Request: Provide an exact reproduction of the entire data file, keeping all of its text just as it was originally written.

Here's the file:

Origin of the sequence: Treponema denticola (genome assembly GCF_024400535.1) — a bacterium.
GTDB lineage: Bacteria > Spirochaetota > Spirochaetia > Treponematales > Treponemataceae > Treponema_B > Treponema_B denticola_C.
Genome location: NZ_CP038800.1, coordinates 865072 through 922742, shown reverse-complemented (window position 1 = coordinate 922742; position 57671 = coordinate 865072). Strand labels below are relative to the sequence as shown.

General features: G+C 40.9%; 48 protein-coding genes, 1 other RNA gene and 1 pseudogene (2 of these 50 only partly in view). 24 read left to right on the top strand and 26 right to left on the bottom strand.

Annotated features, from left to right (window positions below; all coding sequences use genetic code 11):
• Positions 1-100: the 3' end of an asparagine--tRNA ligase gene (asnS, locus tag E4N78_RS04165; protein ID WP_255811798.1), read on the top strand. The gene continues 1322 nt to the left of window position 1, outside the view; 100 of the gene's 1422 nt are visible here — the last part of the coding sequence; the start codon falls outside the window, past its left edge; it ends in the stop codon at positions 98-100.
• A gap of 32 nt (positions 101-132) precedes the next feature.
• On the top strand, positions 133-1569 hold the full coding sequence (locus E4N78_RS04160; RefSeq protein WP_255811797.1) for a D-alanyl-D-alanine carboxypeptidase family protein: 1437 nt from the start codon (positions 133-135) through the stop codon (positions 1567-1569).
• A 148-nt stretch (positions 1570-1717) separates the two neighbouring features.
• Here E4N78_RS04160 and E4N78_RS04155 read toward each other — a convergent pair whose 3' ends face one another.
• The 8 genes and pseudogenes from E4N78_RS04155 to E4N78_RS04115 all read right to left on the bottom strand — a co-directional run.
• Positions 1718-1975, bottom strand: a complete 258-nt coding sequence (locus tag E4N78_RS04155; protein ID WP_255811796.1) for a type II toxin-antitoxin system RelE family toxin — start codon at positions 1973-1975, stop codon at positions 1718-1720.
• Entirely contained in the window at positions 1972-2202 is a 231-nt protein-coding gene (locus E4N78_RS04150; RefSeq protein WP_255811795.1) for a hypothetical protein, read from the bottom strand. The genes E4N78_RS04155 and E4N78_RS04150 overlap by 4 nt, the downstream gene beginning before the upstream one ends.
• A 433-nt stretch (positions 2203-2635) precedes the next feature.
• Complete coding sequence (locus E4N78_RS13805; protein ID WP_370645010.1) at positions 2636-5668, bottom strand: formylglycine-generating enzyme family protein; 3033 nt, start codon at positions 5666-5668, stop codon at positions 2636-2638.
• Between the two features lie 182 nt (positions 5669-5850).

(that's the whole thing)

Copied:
Origin of the sequence: Treponema denticola (genome assembly GCF_024400535.1) — a bacterium.
GTDB lineage: Bacteria > Spirochaetota > Spirochaetia > Treponematales > Treponemataceae > Treponema_B > Treponema_B denticola_C.
Genome location: NZ_CP038800.1, coordinates 865072 through 922742, shown reverse-complemented (window position 1 = coordinate 922742; position 57671 = coordinate 865072). Strand labels below are relative to the sequence as shown.

General features: G+C 40.9%; 48 protein-coding genes, 1 other RNA gene and 1 pseudogene (2 of these 50 only partly in view). 24 read left to right on the top strand and 26 right to left on the bottom strand.

Annotated features, from left to right (window positions below; all coding sequences use genetic code 11):
• Positions 1-100: the 3' end of an asparagine--tRNA ligase gene (asnS, locus tag E4N78_RS04165; protein ID WP_255811798.1), read on the top strand. The gene continues 1322 nt to the left of window position 1, outside the view; 100 of the gene's 1422 nt are visible here — the last part of the coding sequence; the start codon falls outside the window, past its left edge; it ends in the stop codon at positions 98-100.
• A gap of 32 nt (positions 101-132) precedes the next feature.
• On the top strand, positions 133-1569 hold the full coding sequence (locus E4N78_RS04160; RefSeq protein WP_255811797.1) for a D-alanyl-D-alanine carboxypeptidase family protein: 1437 nt from the start codon (positions 133-135) through the stop codon (positions 1567-1569).
• A 148-nt stretch (positions 1570-1717) separates the two neighbouring features.
• Here E4N78_RS04160 and E4N78_RS04155 read toward each other — a convergent pair whose 3' ends face one another.
• The 8 genes and pseudogenes from E4N78_RS04155 to E4N78_RS04115 all read right to left on the bottom strand — a co-directional run.
• Positions 1718-1975, bottom strand: a complete 258-nt coding sequence (locus tag E4N78_RS04155; protein ID WP_255811796.1) for a type II toxin-antitoxin system RelE family toxin — start codon at positions 1973-1975, stop codon at positions 1718-1720.
• Entirely contained in the window at positions 1972-2202 is a 231-nt protein-coding gene (locus E4N78_RS04150; RefSeq protein WP_255811795.1) for a hypothetical protein, read from the bottom strand. The genes E4N78_RS04155 and E4N78_RS04150 overlap by 4 nt, the downstream gene beginning before the upstream one ends.
• A 433-nt stretch (positions 2203-2635) precedes the next feature.
• Complete coding sequence (locus E4N78_RS13805; protein ID WP_370645010.1) at positions 2636-5668, bottom strand: formylglycine-generating enzyme family protein; 3033 nt, start codon at positions 5666-5668, stop codon at positions 2636-2638.
• Between the two features lie 182 nt (positions 5669-5850).